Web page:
My recent use of the name Armitage Shanks inspired memories in a coeval friend ... I had intended the name simply to revive recollections of when Shanks was a mere archdeacon, and his doings were chronicled monthly in New Directions by the Revd Dr Geoffrey Kirk, Vicar of S Stephen's Lewisham, and now an Ordinariate Blogger (I hope you read him daily). But my aged friend's memories took him back to ancient and dimly remembered Urinals. And their vulnerability. He mentioned Thomas Crapper (poson O poson to kleos); and the Joseph Pontifex whose oeuvre could be found in Pusey House in Oxford.
He's dead right. When I first taught at Lancing, the urinals were still called 'The Groves', because it was in groves, in the College's earlier and primitive days, that such functions were ... er ... discharged. The groves behind Field's House were built in the indigenous vernacular architecture of the Sussex chalk downlands: worked masonry framing knapped flint. The building was so superbly done that there was not a millimetre between the beautifully knapped and fitted flints. Sir John Betjeman, on one of his visits, referred to it [fact!] as the finest Gothic Revival Urinal in England. It may well have been. In fact, far too fine a building, in the minds of provosts and bursars, for its designated functions. Naturally, it is now a Pottery. As we finally close down our last coal-mines and steel-refineries, there is very little now left of England that is not either a pottery or a craft-shoppe or a merchant bank.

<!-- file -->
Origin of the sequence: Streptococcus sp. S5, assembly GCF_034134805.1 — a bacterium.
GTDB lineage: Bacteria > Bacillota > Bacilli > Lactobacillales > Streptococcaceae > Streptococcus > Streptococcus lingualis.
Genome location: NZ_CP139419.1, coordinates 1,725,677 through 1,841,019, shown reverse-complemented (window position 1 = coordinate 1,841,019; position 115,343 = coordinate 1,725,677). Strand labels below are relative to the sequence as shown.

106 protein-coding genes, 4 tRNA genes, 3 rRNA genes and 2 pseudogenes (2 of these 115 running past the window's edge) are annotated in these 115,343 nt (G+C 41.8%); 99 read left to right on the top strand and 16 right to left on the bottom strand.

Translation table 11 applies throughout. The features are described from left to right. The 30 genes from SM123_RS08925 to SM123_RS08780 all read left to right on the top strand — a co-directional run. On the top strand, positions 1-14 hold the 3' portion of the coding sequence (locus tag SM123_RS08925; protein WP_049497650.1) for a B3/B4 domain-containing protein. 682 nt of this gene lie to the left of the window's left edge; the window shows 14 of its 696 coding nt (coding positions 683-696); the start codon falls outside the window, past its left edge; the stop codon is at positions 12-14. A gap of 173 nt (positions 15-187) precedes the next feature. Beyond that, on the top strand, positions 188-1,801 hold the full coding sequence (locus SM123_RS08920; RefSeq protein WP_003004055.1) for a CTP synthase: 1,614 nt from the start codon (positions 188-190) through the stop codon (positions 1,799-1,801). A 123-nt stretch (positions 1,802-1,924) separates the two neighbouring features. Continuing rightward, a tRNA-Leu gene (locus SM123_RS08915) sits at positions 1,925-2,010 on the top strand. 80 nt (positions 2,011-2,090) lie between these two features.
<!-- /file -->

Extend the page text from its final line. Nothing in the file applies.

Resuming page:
Near enough actually to be seen from that despoiled urinary masterpiece there is another similar tragedy of 'reordering'. On the coastal plain below the great heaped Gothic mass of Lancing College on its hill-top lies Shoreham Airport, London's first international airport in the days when you took the train from Victoria and hopped off at the very edge of the Channel waves and got onto a plane which could, just about, get you across to the French coast. Here, in the 1930s, was built a fine Art Deco airport building ... which is still there. And, inside it, was a superb, pure, Art Deco loo (or bath room or rest room or WC or whatever ...). As you stood in your 'standing', a little below the level of your nose was a small cigarette-shaped ledge on which the sophisticated air-traveller could rest his cigarette so as to have both hands free for enabling his function. I am not a smoker ... but I surmise that this provision may also have been a safeguard against dangerous avalanches of glowing ash.
Now the whole dam' shootin'-match is no more. Eheu, you are so right to say, fugaces.